Seeking chicken tractor advice

Discussion in 'Coop & Run - Design, Construction, & Maintenance' started by 7boysand22girls, Jun 20, 2007.

  1. 7boysand22girls

    7boysand22girls Hatching

    Jun 20, 2007

    This is my first time here and I hope someone can give me some advice. I have 22- 4 1/2 week old pullets and they have been brooded in our house in a cardboard box. They are nearly completely feathered out now and my husband is working on building them a tractor out of an old trampoline frame. I am having a hard time getting it straight in my head exactly what they need in a tractor. He is attaching some wire nesting boxes along the top of the frame that someone gave us, but that is as far as we have gotten at this point. (He did weld the joints together so they won't come apart when we move it). Am I correct that they need SEPARATE roost boxes to sleep in at night? We don't plan to have a separate coop for nighttime - they will live in the tractor 24/7. Also, we are thinking about partially covering the top (where the trampoline pad used to be) to give them some sun protection since we live in the deep south and it gets really hot here. He plans to use hardware cloth for the sides instead of chicken wire since we lost 2 adult chickens this spring to a tenacious neighbor dog who tore the wire off our old tractor. Basically, we really don't know what we are doing! Can anyone give some advice? I'd also welcome some ideas for waterers/feeders - I'll still be supplementing their diet with some feed. Thank you so much for any help you can give!!!
  2. You'll probably hear more from others, but these are my first thoughts:

    You'll need the cover for protection from predators as much as for shade. Also, at 4 1/2 weeks, my smallest pullet could squeeze through a 3" gap under the base of the tractor (due to a low spot in the ground). At 4 weeks, my barred rock tried mightily to get out of the 2x4 mesh; I thought he was going to tear his wings off, he was so close to coming through.

    If you want these to be layers, you HAVE to supplement with laying feed; until they start to lay, you should give starter feed, free-feeding as much as they want. There is no way they can get the nutrition they need just from your yard.

    You'll need to move the tractor every couple of days unless you want them to completely denude the ground of every blade of grass.

    They need protection from cold, wind, and rain (the food needs protection from the rain, as well).

    They don't need nest boxes until they start to lay eggs; I think that is around the 4 month mark normally.

    Little guys almost always sleep on the ground; protect them from fire ants if you have fire ants.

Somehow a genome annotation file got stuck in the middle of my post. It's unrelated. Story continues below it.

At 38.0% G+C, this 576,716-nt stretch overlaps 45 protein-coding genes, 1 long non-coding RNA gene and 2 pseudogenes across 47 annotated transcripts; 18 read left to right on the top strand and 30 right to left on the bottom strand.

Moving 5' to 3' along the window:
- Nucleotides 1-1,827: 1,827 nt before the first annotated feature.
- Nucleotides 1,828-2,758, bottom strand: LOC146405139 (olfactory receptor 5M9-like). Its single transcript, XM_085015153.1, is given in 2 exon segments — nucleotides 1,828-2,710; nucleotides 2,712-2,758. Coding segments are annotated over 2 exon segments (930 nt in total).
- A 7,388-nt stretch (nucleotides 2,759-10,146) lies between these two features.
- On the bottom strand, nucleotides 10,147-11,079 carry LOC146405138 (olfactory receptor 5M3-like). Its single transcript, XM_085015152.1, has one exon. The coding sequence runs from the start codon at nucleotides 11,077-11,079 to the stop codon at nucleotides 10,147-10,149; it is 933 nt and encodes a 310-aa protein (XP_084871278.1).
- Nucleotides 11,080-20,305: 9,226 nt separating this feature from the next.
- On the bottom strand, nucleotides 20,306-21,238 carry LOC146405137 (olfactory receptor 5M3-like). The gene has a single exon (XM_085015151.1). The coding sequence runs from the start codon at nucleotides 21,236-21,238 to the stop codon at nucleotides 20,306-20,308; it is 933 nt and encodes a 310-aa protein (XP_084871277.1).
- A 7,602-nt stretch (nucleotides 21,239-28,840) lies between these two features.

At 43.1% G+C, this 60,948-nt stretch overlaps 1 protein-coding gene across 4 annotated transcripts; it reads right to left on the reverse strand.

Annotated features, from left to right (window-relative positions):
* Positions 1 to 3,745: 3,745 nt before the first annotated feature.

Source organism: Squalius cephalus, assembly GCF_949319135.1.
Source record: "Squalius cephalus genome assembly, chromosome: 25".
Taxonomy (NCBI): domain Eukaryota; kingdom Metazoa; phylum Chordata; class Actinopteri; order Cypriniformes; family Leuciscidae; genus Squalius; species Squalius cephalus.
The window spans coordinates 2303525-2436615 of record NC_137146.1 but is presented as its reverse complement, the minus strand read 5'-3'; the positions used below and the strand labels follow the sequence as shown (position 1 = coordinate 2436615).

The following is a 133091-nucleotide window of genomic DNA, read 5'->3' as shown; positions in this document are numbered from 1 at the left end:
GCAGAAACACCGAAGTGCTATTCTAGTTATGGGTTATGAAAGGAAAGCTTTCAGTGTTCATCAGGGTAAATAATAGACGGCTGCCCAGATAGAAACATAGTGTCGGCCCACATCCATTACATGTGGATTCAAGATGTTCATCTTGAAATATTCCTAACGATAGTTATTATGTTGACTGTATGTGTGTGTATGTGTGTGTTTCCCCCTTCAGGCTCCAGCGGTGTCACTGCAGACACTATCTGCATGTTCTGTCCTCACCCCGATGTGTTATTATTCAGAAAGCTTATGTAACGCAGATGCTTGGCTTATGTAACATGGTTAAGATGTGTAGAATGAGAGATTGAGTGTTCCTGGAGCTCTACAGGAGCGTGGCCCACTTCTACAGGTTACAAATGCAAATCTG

As they get bigger, they will want a roost, not a roost box. I use a 2x4 sitting so that they sit on the 3 1/2" side. When they were just little guys (probably 5 weeks?), I put it just 8" off the ground, and have gradually moved it up so that they could always walk underneath it, but not much more than that. It's probably a foot off the ground right now, but last week, the last one (of 5) just started using it at night, instead of sitting on the ground to sleep.

    80% of their poop will be under the roost, once they start roosting (another reason to not have roost boxes).

    If you doubt the need for protection from predators, read about 12 posts in the "Predators and Pests" forum; it'll turn you into a believer!

    This is just a start; others will have more info, I'm sure.
    Last edited: Jun 21, 2007
  3. Frozen Feathers

    Frozen Feathers Songster

    May 4, 2007
    Yes, what suburbanhomesteader said, except they won't start laying until 5 or 6 months, depending on the breed. Expect sex-links to start at 5 and everyone else to follow. So you don't need nesting boxes for a long time. 1 box for every 5 birds is a good number.
    Layer pellets aren't recommended until they are at least 20 weeks. They should get grower pellets/mash from 8-20 weeks and chick starter before that...make sure they have a source of grit, especially since they will be eating the greenery and whatever bug comes by.
    Ps...are you planning on building a coop? 22 seems like an awful big number of adult birds to have in a tractor.... you'll need a tractor to haul your tractor...
    Last edited by a moderator: Jun 21, 2007

BackYard Chickens is proudly sponsored by: